Churches in Chile deliver aid to victims
“At every fire hydrant there were lines of people with every kind of liquid-holding receptacle you can imagine, trying to get some water to carry back to their homes,” said Scott Emery, a missionary in the Chilean capital, Santiago.
Emery was part of an eight-member team, representing two Churches of Christ in Santiago, that traveled south, toward the epicenter of the Feb. 27 earthquake. The group distributed food, bottled water, hygiene items and winter coats. Chilean Christians and members of the Santiago community donated some of the items. Church members purchased others with donations from Churches of Christ in Chile and the U.S.
In the city of Concepcion, hardest hit by the quake, the group saw more than 2,000 families living in tents with no food, gas or water.
“Every time we opened the van’s doors to deliver food and water, we had to do so quickly and quietly,” Emery said, “for an at least moderate fear that we might incite a mob that would try to take what little we had been able to bring with us.”
‘THE EARTH MOVED BELOW US’
Emery and fellow church members in Santiago felt the quake, which measured 8.8 in magnitude — greater than the January quake that leveled Port-au-Prince, Haiti. In Santiago, about 270 miles north of Concepcion, the quake measured 7.0. It knocked out power and cracked walls in the Chilean capital.
“The earth moved below us,” said Manuel Soto, a minister in Santiago. The house where the minister and his wife, Melissa, live did not suffer significant damage, but Soto’s congregation did not meet for Sunday worship because its building was damaged.
Another Church of Christ, the Providencia congregation, survived the quake with power, water and Internet access intact, missionary Jeff Hatcher said. The church offered the facility for use as a collection point for donations.
“We hope to take advantage of this situation in order to touch people with the love of Christ,” Hatcher said. “We’re convinced that (God) has blessed us so that we can be a blessing to others.”
The Chilean government reported that 452 people died in the quake, which also caused $30 billion in damage and left 800,000 Chileans homeless, according to news reports. No church members were reported among the fatalities. Two members of the Church of Christ in Chiguayante, part of greater Concepcion, were forced to evacuate their apartments.
Thirty-three students at Harding University in Searcy, Ark., were scheduled to travel to Chile just days after the quake for a study abroad program, Harding University in Latin America, or HULA. The students had to delay their departure. Tom Hook, the program’s director, said that the HULA facility in Vina del Mar was undamaged by the quake.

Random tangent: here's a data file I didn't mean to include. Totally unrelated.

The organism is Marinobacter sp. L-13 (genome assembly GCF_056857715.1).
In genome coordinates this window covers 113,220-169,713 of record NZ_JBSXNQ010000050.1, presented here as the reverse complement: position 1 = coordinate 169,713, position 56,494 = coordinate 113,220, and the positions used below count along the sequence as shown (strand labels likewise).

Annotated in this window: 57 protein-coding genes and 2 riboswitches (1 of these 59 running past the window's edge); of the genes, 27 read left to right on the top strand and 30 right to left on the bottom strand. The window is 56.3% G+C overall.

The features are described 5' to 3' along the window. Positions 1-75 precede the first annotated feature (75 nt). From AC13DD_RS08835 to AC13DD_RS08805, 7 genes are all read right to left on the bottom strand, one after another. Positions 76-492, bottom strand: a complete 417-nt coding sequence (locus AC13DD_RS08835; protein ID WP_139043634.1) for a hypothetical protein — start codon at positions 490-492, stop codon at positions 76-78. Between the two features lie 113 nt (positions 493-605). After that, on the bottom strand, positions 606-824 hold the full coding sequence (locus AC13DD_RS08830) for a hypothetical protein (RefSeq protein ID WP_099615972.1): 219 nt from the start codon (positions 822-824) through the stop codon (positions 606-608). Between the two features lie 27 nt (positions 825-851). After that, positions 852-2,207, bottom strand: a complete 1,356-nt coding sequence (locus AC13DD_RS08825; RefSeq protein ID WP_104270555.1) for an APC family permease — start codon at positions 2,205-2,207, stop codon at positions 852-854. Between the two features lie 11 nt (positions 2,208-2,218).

MORE AID NEEDED
In addition to Concepcion, Emery and his team gave supplies to earthquake victims in other cities near the quake zone. They worked with congregations including the Chiguayante church, the Coronel-Lota church and the Chillan church. The combined membership of these congregations is about 80, Emery said.
Though no church members suffered significant property damage, many did not have easy access to food and water. Many also were unemployed due to the quake and the looting that followed.
“In the end, what we were able to deliver … was greatly appreciated by the brethren and a few of their neighbors in the affected areas,” Emery said. “Perhaps the greater service we rendered was just being with them, even if briefly, letting them know that the folks in Santiago were thinking about and praying for them.”
Members of the Coronel and Lota Church of Christ wrote the team a letter thanking them for making the difficult trip into the quake zone. The visit made the church members realize “that we aren’t alone — that our Lord has given us so many brothers of whom we previously had heard but had not met.”
“Some of us, prior to your arrival, had been unable to shed tears,” the members wrote. “But when you arrived, with so many donations brought to us with huge sacrifice and effort, it became impossible not to finally break down and cry.”
Church members in Santiago plan additional relief trips — with more workers — to the quake zone, Emery said.
CONTRIBUTIONS FOR CHILE RELIEF may be sent to Saturn Road Church of Christ, c/o Robbie Chalk, 3030 Saturn Rd., Garland, TX 75041. Please note “Chile Relief Fund” on checks.
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INDIAOctober, 16 2010